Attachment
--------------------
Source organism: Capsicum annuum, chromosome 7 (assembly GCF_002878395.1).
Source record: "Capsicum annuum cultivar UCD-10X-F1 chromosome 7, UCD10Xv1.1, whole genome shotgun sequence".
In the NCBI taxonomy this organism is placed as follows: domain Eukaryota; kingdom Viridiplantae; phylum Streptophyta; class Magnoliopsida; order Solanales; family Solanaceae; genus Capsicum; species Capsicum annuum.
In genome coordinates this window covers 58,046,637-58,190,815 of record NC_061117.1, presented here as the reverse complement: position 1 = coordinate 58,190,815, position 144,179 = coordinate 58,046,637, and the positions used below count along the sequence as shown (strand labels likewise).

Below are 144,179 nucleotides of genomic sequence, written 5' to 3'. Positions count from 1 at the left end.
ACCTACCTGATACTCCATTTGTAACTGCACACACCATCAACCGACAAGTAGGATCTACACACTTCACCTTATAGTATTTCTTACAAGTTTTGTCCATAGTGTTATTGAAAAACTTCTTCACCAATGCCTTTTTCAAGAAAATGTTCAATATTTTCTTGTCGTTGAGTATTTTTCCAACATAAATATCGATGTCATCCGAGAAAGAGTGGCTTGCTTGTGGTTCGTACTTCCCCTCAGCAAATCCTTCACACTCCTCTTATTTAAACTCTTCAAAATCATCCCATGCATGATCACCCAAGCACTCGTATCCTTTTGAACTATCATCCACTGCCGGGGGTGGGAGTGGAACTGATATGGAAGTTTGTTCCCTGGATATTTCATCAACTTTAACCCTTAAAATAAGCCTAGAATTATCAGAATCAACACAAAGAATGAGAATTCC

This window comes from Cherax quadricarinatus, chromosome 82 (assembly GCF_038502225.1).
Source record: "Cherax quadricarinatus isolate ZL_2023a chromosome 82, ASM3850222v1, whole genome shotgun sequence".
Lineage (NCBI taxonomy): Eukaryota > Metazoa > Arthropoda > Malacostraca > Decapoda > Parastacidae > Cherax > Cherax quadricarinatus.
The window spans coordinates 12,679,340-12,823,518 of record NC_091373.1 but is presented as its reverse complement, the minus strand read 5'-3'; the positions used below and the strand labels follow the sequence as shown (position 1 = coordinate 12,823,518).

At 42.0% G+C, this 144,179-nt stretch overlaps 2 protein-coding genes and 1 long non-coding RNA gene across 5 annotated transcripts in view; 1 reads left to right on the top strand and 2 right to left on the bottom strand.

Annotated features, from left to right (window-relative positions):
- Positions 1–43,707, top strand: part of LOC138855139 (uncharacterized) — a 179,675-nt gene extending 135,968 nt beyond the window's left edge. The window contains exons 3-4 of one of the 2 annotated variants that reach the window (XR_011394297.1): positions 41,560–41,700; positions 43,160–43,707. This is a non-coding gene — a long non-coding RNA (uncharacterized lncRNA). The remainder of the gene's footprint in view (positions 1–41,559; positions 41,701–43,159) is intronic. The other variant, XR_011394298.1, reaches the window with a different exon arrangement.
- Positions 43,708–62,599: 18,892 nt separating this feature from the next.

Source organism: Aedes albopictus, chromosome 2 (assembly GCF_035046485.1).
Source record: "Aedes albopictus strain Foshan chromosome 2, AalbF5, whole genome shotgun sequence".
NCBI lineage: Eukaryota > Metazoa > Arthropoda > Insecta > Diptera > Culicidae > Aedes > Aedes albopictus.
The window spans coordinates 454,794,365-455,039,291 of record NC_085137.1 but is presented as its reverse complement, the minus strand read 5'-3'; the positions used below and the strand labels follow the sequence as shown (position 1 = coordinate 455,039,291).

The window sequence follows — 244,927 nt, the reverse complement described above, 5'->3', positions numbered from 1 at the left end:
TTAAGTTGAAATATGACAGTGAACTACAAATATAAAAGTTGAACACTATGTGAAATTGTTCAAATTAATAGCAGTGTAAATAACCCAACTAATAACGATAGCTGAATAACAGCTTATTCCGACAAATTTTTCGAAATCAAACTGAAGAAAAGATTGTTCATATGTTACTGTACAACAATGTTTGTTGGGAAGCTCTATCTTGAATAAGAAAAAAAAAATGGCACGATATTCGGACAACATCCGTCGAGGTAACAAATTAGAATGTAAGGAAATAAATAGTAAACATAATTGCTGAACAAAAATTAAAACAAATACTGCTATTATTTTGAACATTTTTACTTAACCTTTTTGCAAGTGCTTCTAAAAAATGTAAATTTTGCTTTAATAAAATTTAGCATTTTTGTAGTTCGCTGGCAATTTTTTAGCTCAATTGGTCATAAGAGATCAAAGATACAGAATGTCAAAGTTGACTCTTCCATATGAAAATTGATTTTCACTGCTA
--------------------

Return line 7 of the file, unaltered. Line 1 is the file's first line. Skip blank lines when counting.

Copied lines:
This window comes from Cherax quadricarinatus, chromosome 82 (assembly GCF_038502225.1).